The Shrinking IT Budget

For over two years, TSIA has been imploring technology companies to close a growing “consumption gap.” This is the gap between all the great functionality available from a technology product and the actual functionality being consumed by customers. When this gap becomes too large, customers lose the incentive to purchase new technology because they aren’t able to leverage what they have already purchased. Now, there is second (very related) threat that is preventing your customers from investing in new product releases.  

When Did This Happen?

In Barcelona during our Technology Services European conference, I sat in a breakout focused on services innovation and services development. During the discussion, several attendees lamented the fact they were not able to secure new tools that could accelerate the services development process. Why? IT budgets were being totally consumed to simply support applications and infrastructure already in place. There was no incremental budget to support the implementation of the new applications required by the services organizations.

Now, I have to you, the irony of this situation was not lost on me. Here were senior leaders from technology companies, lamenting the fact that the maintenance of legacy technologies was crushing the ability to pursue new innovation. Uh, folks—who sold those legacy environments? You did.

CIO Survey Results

Now, part of me did not believe that IT budgets were so upside down. How can companies in general innovate if all of their technology dollars are spent simply maintaining existing stuff? Well, the reality is actually worse than I feared.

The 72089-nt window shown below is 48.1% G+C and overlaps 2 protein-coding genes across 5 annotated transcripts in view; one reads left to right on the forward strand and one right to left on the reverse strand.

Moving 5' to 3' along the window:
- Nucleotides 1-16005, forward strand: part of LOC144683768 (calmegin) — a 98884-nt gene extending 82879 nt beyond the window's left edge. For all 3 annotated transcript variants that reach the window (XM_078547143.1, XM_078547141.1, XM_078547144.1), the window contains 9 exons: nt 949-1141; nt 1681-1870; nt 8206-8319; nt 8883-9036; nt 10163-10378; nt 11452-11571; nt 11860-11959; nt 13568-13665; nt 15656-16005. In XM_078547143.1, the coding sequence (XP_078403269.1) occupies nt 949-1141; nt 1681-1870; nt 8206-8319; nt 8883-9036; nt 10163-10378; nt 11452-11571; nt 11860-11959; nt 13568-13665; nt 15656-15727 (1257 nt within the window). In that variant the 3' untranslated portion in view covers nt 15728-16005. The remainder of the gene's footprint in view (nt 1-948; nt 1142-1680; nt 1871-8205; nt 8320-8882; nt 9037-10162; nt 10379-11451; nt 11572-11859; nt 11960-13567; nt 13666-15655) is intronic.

Deloitte Consulting runs an annual CIO survey. The most recent report from 2009 has two sobering facts. First of all, IT budgets are indeed being consumed by legacy costs. Look at the image below:

IT Budget Spending

So, these CIOs are already spending 70% of their budgets just to keep the lights on. Now, here comes the sound of the other shoe falling:

80% of CIOs in the Deloitte survey were in the middle of an IT cost reduction program.

So, how much money is left for new technology initiatives if the mantra is cost reduction?  You can download the complete survey results by visiting:

I have to warn you, the additional data points in the survey are just as depressing.

Now You Know Why

Companies aren’t using all of the technology capabilities they have already purchased. IT budgets are being consumed to support the ongoing maintenance of these under leveraged legacy environments. CIOs are being driven to reduce overall IT spend. Not a pretty set of circumstances. Why is “cloud computing” such a hyped concept in the IT industry? Because it offers a path out of this current disastrous landscape.  Hosted models create new options to reduce the cost of supporting IT environments. Cloud also creates a reason for companies to consider spending on a new IT initiative. Both of these facts excite technology providers. However, the unanswered questions for everyone from Microsoft to Oracle to HP to Cisco are not insignificant:

  • What do these new cloud consumption models mean to the overall business model?
  • How will these new cloud services actually be taking to market?
  • What service capabilities will be required to make sure cloud platforms become sticky with customers?
  • What services will be required to make sure customers can consume all of the capabilities of these new cloud offerings (and that a new consumption gap is not replicated)?

These are the questions I do not see the IT press or business press discussing. These are the questions keeping my colleagues and me at TSIA awake at night.


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